Effingham Daily News
EFFINGHAM — Effingham Plan Commission denied a special use request Tuesday that would allow the Austin Mansion to be used for large events, such as weddings, following neighbors' concerns.
Billi Jansen, owner of Walnut Street Weddings and recent purchaser of the Austin Mansion, came before the commission with Attorney Ed Deters requesting a special use permit to allow her to hold events on the property. Among the changes Jansen is asking are that a maximum of 250 guests be allowed on the property, as well as live music or entertainment until 10 p.m. on Fridays, Saturdays and Sundays, and use of the property as a bed and breakfast. She said the unique property is ideal for weddings.
Jansen said she talked to neighbors in the residential area and many are in favor of her plans for the historical property. She presented the commission a written agreement between her and the Village Square Mall that would give her the ability to park vehicles at the mall and have guests shuttled to the property.
“I don't want driveways being blocked,” said Jansen.
She added that a manager would be on-hand at all events to monitor the gathering and that larger events with music would only be held on the weekend.
During a public question-and-comment portion of the meeting, several people attending the meeting voiced concerns about the amount of people who would attend weddings and other events at the mansion.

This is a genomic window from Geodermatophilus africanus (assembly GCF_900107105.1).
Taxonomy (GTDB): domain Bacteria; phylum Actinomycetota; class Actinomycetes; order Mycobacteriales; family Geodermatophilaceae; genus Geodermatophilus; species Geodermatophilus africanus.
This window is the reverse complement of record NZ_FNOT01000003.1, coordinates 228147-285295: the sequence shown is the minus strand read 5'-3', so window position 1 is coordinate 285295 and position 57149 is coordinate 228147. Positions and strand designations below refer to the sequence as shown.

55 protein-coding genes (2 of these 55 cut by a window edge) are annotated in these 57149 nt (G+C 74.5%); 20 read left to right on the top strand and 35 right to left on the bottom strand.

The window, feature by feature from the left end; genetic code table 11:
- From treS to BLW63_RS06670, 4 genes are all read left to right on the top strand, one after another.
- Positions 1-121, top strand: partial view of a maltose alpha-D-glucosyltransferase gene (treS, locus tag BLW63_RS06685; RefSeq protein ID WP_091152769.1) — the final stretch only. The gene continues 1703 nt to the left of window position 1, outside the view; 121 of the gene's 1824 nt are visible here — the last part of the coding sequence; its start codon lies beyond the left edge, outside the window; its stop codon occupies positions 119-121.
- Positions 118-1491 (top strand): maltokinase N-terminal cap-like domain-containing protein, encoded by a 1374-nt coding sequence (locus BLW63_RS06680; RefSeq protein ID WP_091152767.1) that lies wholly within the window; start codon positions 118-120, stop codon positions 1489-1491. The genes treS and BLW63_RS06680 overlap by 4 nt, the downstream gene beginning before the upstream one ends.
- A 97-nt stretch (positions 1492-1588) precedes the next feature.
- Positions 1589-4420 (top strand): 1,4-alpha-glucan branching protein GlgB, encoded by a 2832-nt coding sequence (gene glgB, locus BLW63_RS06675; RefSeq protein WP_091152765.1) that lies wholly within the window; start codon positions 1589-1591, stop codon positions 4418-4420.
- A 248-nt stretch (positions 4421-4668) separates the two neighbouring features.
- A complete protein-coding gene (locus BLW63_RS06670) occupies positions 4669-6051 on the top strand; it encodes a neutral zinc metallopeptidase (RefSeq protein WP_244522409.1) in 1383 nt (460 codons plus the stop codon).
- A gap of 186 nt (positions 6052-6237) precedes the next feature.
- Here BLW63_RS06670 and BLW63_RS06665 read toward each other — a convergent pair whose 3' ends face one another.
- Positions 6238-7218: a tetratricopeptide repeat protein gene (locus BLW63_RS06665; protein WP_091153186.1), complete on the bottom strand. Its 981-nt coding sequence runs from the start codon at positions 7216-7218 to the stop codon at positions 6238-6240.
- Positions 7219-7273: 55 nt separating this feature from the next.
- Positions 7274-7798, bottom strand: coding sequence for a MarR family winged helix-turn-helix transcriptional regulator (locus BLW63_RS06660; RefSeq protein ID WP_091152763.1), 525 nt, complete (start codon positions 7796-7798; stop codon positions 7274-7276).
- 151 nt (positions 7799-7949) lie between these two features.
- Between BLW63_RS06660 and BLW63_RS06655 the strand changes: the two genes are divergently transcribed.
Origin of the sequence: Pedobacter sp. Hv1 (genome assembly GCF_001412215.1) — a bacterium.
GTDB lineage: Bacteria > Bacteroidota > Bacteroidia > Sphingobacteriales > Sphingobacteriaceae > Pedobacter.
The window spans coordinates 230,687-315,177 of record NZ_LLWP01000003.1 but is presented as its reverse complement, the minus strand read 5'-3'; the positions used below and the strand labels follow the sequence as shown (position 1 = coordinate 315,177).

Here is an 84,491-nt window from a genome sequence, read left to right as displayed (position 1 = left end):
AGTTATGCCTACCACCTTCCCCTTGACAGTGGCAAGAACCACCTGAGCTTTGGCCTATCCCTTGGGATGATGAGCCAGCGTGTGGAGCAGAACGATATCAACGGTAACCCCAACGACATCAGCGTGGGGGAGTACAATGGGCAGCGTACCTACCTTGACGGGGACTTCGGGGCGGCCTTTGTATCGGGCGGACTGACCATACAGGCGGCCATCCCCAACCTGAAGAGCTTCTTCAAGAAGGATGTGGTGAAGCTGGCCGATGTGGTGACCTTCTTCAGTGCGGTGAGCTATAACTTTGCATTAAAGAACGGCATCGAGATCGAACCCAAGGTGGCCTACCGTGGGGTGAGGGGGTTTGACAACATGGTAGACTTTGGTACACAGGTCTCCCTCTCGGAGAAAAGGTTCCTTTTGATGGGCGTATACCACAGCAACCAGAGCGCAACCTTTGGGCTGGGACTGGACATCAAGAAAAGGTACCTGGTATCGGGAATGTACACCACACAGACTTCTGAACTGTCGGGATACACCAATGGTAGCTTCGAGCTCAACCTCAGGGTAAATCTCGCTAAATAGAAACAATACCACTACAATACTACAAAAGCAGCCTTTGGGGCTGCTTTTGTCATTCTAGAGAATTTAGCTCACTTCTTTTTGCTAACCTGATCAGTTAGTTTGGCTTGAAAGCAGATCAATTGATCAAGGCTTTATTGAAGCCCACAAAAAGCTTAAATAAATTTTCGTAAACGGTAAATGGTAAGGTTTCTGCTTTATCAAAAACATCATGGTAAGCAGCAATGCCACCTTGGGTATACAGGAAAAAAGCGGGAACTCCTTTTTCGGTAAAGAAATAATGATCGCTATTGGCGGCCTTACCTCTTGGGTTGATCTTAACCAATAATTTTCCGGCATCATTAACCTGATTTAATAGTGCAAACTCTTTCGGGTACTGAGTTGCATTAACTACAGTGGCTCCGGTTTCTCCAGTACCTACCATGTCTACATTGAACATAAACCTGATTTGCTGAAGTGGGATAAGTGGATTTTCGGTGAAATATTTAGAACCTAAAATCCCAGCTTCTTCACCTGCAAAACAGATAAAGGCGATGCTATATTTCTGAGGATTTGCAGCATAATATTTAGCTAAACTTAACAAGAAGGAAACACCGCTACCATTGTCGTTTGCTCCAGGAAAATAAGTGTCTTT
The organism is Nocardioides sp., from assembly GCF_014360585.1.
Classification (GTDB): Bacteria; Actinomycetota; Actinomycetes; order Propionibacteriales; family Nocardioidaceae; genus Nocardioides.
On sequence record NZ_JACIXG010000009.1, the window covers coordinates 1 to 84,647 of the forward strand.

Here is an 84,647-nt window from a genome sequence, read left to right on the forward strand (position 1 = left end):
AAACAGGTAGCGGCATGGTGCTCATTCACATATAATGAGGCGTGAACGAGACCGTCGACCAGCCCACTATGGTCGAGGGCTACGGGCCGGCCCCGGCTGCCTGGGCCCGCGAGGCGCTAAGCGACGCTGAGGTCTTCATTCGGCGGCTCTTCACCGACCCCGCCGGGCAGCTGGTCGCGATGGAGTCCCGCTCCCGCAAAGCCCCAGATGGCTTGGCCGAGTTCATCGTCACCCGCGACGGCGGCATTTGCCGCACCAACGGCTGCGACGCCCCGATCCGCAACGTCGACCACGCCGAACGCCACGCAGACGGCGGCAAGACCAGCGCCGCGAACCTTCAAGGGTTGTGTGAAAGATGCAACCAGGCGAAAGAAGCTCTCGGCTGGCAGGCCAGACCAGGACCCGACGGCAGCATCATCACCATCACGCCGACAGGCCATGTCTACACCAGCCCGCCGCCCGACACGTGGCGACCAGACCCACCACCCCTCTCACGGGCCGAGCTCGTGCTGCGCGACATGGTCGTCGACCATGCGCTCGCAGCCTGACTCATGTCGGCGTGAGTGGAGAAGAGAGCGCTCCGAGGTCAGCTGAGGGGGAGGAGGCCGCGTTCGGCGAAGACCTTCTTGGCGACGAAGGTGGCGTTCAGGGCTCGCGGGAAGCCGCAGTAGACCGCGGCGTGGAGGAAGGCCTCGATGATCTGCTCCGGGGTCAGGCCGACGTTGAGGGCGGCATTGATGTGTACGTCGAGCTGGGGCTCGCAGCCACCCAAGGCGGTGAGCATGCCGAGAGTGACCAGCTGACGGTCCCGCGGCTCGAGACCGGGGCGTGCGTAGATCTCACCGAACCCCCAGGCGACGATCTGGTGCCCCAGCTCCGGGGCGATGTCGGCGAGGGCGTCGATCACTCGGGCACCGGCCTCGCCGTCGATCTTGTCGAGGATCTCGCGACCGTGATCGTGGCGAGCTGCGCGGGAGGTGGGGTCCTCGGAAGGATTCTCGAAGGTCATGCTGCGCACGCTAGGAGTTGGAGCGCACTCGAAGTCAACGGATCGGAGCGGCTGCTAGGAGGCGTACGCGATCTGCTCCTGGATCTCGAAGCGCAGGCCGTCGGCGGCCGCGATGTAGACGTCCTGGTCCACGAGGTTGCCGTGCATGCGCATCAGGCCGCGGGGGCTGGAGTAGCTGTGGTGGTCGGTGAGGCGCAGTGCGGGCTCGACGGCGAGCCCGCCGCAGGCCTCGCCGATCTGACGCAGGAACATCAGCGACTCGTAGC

Tony Siemer, who has lived near the mansion since the late 1970s, believes parking and excessive noise pose the biggest problems.
He implored the commission to deny the request based on potential alcohol consumption on the property and loud music playing until 10 p.m., saying a commercial property isn't appropriate in that area. He added that while Jansen may have a parking agreement with the Village Square Mall for now, that may change in the future.
“I don't think it is appropriate to have an event venue for 250 people,” said Siemer, with other neighbors attending the meeting in agreement.
Members of the plan commission agreed and denied the request.
Plan Commission President Greg Kemper said while he and the commission appreciate Jansen's plan to make use of property, he believes the potential number of people on the property isn't appropriate use of it.
Kemper advised Jansen revise the request, but added that “in my opinion, the commission isn't going to vote for that property to hold events for 250 people.”
Jansen said after the meeting it's not economically viable to use the property for events with 50 people or less, as commissioners and others suggested.